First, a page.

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Biopolymers. 2012;98(6):518-24. doi: 10.1002/bip.22121.

Quantification of small cyclic disulfide-rich peptides.

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Division of Chemistry and Structural Biology, Institute for Molecular Bioscience, The University of Queensland, Brisbane QLD 4072, Australia.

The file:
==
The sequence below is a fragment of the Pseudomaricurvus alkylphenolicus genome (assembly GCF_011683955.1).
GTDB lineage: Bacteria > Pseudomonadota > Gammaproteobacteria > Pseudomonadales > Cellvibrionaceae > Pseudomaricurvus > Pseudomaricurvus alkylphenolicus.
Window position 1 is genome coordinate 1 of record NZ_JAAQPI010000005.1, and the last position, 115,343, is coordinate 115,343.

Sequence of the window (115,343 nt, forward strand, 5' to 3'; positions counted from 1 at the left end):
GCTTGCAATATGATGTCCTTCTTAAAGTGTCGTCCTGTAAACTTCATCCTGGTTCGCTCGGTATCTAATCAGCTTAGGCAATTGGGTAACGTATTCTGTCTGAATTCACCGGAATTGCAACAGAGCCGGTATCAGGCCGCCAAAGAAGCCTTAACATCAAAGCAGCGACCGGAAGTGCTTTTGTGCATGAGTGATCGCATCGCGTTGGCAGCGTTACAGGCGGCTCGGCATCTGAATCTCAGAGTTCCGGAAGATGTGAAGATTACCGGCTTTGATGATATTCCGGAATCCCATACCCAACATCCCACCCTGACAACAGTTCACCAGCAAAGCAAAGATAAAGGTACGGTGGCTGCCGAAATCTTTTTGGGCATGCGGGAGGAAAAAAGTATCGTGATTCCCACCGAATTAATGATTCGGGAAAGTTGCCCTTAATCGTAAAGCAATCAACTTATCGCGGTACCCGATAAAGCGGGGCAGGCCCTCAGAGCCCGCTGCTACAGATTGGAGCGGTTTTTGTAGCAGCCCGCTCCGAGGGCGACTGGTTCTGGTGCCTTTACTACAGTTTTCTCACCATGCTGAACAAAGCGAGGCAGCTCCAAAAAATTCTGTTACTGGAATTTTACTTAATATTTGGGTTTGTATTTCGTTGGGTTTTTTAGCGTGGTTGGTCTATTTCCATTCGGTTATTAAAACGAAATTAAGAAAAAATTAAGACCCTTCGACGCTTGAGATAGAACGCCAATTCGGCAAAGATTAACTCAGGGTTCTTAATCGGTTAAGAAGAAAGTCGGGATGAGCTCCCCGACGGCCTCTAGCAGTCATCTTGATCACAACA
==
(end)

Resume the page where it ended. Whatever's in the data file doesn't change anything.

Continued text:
Cyclic disulfide-rich peptides ranging in size from ∼14 to 29 amino acids have been found in a wide variety of organisms and have exciting biological and medicinal applications due to their stability and structure. Many of these peptides can be chemically synthesized, but their small size and limited number of chromophore-containing amino acids make them difficult to quantify by methods routinely used for large proteins. A comparison of the precision and accuracy of gravimetric, UV- and NMR-based methods in current use for the quantification of small peptides is presented for a representative set of cyclic disulfide-rich peptides. The study shows that gravimetric and UV absorbance methods should be used with caution for small peptides and all methods should be carefully validated. For the routine quantification of small disulfide-rich peptides, we recommend comparison of the analytical reverse-phase high-performance liquid chromatography trace or UV absorbance at 214 nm with that of a standard peptide solution quantified by amino acid analysis. An accurate quantification method that is simple and cost effective will assist in comparison of inhibition and activity data between different laboratories and peptides and correct calculation of synthesis yields.

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